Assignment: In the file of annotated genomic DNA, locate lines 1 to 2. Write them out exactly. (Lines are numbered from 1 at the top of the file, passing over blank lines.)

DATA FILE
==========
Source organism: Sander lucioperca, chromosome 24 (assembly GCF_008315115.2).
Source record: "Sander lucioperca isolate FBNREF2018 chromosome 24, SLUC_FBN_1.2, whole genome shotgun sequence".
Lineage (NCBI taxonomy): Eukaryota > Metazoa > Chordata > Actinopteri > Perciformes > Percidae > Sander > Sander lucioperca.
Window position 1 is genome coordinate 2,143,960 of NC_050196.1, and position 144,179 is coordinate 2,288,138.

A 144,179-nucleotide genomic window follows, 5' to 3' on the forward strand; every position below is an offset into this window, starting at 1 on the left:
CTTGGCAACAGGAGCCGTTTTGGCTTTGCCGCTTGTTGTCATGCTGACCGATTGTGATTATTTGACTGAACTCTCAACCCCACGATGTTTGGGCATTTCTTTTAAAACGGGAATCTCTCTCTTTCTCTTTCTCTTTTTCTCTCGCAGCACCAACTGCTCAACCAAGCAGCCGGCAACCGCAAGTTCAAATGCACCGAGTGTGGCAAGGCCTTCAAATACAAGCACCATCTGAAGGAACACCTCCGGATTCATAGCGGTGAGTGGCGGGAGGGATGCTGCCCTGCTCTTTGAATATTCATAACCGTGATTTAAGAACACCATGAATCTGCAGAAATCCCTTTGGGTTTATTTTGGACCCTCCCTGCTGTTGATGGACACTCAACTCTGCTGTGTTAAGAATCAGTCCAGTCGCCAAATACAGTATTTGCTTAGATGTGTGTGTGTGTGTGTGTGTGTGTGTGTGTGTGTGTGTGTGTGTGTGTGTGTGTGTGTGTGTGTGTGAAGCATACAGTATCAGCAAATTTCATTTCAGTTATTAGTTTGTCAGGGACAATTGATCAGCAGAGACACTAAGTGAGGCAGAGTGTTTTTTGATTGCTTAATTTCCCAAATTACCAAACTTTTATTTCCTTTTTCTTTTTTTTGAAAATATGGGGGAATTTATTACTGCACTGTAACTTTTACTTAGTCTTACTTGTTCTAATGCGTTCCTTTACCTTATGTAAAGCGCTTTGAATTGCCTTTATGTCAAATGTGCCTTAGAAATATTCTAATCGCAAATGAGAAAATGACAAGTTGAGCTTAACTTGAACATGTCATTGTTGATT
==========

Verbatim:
Source organism: Sander lucioperca, chromosome 24 (assembly GCF_008315115.2).
Source record: "Sander lucioperca isolate FBNREF2018 chromosome 24, SLUC_FBN_1.2, whole genome shotgun sequence".